A one-man e-commerce site that pays off well

Simple design, plus usability, equals profitability.

With all the moaning about "dot-bombs," it's nice to find e-businesses that are simple in design, small in scale, but still provide the owner with financial rewards.

ISBN.nu is one such site. Operated out of a small, shared office building that I've visited in Seattle, the site allows visitors to compare the book prices and delivery times offered by several different online booksellers. If users ultimately buy a book from a vendor, the bookseller returns a percentage of the sale to ISBN.nu under a standard affiliate relationship program.

Besides being profitable, ISBN.nu shows how a site with a simple design can score well with search engines. More than 130,000 ISBN.nu pages are indexed by Google.com, for example. This compares extremely well with Edmunds.com, a well-known auto-buying site that has 55,000 pages indexed by Google, as I described in E-Business Secrets two weeks ago.

If you perform a search at Google for "Designing Web Usability" (including the quote marks), ISBN.nu shows up at position 17 out of 11,900 listings for the Jakob Nielsen book, not counting subsidiary listings by the same domain. If you click this link, the resulting page at ISBN.nu shows prices ranging from $23.50 to $45.00 for the same book, with delivery times varying from two days to seven weeks.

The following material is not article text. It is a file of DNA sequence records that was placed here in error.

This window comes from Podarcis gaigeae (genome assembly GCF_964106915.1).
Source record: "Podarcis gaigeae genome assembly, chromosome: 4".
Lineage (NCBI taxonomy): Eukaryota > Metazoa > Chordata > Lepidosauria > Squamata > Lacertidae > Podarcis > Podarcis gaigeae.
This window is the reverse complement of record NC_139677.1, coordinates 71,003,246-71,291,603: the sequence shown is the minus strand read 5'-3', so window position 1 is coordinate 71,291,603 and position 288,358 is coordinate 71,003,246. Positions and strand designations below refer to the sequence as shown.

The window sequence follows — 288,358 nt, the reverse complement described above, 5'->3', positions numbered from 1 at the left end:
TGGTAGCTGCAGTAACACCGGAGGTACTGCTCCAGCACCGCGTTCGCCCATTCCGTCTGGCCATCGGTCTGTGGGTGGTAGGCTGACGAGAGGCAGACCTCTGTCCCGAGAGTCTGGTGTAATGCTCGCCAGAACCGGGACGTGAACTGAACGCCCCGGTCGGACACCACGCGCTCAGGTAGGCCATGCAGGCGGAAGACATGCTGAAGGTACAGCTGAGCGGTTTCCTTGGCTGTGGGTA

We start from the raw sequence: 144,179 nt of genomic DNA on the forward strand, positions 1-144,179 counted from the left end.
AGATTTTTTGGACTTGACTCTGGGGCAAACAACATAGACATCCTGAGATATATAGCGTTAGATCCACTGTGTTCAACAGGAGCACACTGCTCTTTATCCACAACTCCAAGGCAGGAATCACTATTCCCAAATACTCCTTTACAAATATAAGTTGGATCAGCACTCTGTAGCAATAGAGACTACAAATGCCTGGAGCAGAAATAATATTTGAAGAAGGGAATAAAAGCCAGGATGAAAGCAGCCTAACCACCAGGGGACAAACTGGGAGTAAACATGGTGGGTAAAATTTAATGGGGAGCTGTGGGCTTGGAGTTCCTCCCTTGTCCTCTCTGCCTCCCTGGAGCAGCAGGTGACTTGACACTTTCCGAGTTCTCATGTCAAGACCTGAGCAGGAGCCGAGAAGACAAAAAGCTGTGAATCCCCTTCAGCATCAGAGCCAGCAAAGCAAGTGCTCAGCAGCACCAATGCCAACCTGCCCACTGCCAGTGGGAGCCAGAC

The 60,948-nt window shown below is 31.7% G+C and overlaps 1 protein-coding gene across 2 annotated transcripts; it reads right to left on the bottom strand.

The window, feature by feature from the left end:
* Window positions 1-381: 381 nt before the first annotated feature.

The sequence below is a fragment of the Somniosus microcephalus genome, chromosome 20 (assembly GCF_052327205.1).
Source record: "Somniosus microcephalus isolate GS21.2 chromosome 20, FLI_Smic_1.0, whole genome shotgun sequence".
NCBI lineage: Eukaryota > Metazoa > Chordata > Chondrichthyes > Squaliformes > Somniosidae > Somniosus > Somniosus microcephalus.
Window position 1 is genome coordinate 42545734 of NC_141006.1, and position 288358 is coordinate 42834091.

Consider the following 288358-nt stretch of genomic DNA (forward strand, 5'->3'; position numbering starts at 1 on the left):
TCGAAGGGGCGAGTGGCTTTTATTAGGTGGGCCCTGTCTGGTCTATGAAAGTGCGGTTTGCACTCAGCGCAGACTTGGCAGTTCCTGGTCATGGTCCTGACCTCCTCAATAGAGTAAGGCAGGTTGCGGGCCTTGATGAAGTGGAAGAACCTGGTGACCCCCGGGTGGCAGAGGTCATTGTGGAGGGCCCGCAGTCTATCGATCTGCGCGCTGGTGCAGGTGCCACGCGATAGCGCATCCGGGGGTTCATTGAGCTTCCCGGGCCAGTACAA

Glenn Fleishman, a former catalog manager at Amazon.com, pays no employees and handles most of the development of the site himself, although he occasionally asks friends for advice or one-time programming help.

After starting the site in September 1998, Fleishman says it soon became profitable enough to justify his time and expenses. He provided E-Business Secrets with a breakdown of his gross revenues per calendar year:

1999 $14,000

2000 $52,000

2001 $100,000

2002 $80,000 (projected)

Fleishman says his revenues since the burst of the dot-com bubble have roughly tracked the general economy's ups and downs, explaining the drop-off from 2001 to his estimated 2002 revenue.

Since his graphics-light site is fairly low-bandwidth, Fleishman's main expense is about $30,000 per year to license updated databases of every ISBN (International Standard Book Number) that exists. These databases provide his site with title and author information, as well as basic descriptions of each book.

That should leave Fleishman with a net income from ISBN.nu of about $50,000 this year. Because he says he now spends only five hours a week administering the needs of the site and its users, that's a fine return on his time. He spends the rest of his workweek on his main activity, writing books. (He's currently working on "Real World Adobe GoLive 6.")